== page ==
Saturday, April 28, 2012

Why is there sorrow?

When we examine the question of “as above, so below"—the fractal nature of the universe, and the fact that every portion of it reflects the whole—we come back to the essential dilemma of man's inner struggle to know himself, and how it relates to the whole.

Sorrow arose from the very instant that the universe was created, because God, upon achieving the infinite feat of creation, did so knowing that there would forever be a separation between himself and his creation. Creation itself created a discontinuity, a disconnect, in the Supreme and Divine consciousness. The mind of God—the supreme and unknowable Intellect—acquired a body, the material reality that arises as a result of the collapse of the quantum state. In a certain sense, the entire process of the evolution of the universe ever since has been an effort by God to connect the body and the mind of His own being.

The arising of organic life, as well as all the planets, solar systems, and galaxies, represents, on a cosmological scale, the birth and arousal of sensation in God's body. Every portion of material reality is a sensory tool, a nerve cell of one kind or another, in the body of God, and all of them are endlessly striving to help the body become aware enough of itself to reconnect with the Supreme Source of their arising.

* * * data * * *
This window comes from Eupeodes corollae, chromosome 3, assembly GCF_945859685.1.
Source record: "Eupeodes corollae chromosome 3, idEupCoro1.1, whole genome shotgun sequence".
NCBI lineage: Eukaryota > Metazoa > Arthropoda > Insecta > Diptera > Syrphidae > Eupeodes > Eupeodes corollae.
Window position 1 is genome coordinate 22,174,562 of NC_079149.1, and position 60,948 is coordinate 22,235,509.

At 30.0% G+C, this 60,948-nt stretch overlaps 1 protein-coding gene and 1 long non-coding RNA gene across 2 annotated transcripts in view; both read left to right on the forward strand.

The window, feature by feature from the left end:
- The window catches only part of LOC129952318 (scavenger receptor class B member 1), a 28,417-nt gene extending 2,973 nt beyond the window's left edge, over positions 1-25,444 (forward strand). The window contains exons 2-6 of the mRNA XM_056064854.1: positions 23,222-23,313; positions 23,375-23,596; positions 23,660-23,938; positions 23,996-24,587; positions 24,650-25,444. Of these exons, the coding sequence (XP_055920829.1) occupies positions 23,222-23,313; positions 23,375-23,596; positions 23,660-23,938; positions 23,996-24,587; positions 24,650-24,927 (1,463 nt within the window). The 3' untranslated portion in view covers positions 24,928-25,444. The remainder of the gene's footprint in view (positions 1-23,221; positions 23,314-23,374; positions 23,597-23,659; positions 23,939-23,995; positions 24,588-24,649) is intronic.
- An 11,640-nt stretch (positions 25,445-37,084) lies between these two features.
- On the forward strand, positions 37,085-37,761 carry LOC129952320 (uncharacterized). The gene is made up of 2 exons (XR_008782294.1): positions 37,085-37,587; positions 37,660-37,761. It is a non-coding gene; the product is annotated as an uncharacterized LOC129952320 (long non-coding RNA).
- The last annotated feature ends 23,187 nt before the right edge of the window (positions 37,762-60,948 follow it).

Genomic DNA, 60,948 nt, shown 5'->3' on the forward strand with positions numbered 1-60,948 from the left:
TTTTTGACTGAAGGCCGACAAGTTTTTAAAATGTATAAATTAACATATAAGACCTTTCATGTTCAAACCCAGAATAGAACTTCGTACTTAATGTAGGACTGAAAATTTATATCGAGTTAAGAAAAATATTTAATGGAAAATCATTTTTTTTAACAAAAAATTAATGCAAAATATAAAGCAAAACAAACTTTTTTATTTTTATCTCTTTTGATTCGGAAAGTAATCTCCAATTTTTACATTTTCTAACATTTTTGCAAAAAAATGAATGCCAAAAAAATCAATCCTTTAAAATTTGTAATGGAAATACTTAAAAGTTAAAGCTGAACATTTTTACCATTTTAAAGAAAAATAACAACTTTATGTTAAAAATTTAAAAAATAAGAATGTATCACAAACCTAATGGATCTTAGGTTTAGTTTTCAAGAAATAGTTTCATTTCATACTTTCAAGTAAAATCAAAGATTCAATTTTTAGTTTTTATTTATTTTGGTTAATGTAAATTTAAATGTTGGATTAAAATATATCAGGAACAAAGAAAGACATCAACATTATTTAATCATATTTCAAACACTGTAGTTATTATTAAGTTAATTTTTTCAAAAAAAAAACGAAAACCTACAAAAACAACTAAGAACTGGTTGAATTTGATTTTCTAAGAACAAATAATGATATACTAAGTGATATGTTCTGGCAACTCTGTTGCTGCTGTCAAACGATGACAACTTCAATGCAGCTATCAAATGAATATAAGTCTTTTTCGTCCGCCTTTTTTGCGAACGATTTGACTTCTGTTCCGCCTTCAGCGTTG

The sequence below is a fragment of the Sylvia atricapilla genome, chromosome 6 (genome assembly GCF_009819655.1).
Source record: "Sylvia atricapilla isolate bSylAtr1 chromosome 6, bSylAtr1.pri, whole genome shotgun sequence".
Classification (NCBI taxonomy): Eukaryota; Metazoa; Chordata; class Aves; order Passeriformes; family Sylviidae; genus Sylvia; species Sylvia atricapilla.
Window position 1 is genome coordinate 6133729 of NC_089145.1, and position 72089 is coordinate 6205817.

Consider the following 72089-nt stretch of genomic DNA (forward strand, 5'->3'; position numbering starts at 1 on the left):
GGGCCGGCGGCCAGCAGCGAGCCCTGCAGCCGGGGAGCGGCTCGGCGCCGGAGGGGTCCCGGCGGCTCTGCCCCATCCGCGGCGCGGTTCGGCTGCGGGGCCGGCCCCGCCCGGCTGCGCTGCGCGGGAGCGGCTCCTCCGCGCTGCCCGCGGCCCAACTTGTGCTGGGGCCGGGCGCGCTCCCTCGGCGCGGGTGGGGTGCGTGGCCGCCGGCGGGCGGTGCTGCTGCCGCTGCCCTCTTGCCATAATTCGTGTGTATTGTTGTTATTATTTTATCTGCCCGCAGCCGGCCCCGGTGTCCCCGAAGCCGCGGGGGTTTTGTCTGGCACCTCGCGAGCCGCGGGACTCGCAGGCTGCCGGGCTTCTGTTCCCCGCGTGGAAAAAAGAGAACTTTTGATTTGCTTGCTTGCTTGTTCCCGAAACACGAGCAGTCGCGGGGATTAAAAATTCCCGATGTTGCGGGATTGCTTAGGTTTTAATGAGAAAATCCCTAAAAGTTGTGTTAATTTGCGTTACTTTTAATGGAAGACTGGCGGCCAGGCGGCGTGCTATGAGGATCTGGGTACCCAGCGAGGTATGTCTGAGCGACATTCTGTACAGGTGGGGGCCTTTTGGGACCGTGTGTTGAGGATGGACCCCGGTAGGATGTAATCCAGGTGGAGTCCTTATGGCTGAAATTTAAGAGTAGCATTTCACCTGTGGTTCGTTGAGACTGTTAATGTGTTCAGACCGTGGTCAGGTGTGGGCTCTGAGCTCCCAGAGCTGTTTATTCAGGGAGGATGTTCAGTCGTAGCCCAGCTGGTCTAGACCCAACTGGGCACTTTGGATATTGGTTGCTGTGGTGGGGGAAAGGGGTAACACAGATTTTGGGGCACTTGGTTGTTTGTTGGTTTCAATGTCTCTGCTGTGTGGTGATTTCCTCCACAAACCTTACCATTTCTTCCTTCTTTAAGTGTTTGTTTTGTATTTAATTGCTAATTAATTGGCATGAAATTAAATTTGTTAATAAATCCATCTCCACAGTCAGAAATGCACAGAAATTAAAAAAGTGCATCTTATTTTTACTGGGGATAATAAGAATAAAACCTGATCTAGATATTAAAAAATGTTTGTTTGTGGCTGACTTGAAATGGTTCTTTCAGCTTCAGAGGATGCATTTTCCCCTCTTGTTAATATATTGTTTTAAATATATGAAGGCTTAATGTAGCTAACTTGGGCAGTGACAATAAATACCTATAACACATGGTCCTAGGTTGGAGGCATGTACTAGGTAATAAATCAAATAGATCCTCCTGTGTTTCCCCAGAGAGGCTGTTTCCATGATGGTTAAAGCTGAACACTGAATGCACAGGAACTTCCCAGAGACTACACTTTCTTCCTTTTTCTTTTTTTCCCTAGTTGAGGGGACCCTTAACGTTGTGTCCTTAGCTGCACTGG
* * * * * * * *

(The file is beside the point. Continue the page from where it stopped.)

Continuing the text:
Man's inner struggle is an exact reflection of this; the effort to connect the body and the mind in an inner work are an exact reflection of this process, on a microcosmic scale. God, in other words, seeks to know Himself in the same way that man seeks to know himself, and by analogous means.  God suffers, on a cosmological scale and in the cosmological sense, from a lack, in the same way that we suffer from a lack. Our own longing for reunion with the divine is a simple mirror of the longing that God feels for reunion with his own creation.

Each one of us becomes a mirror for this process, and is actually assuming responsibility for acting on behalf of God to help God know Himself. This is the particular service and being-duty that brings essence-satisfaction, a satisfaction rooted in right relationship to the organism, quite different from what we usually think of as satisfaction.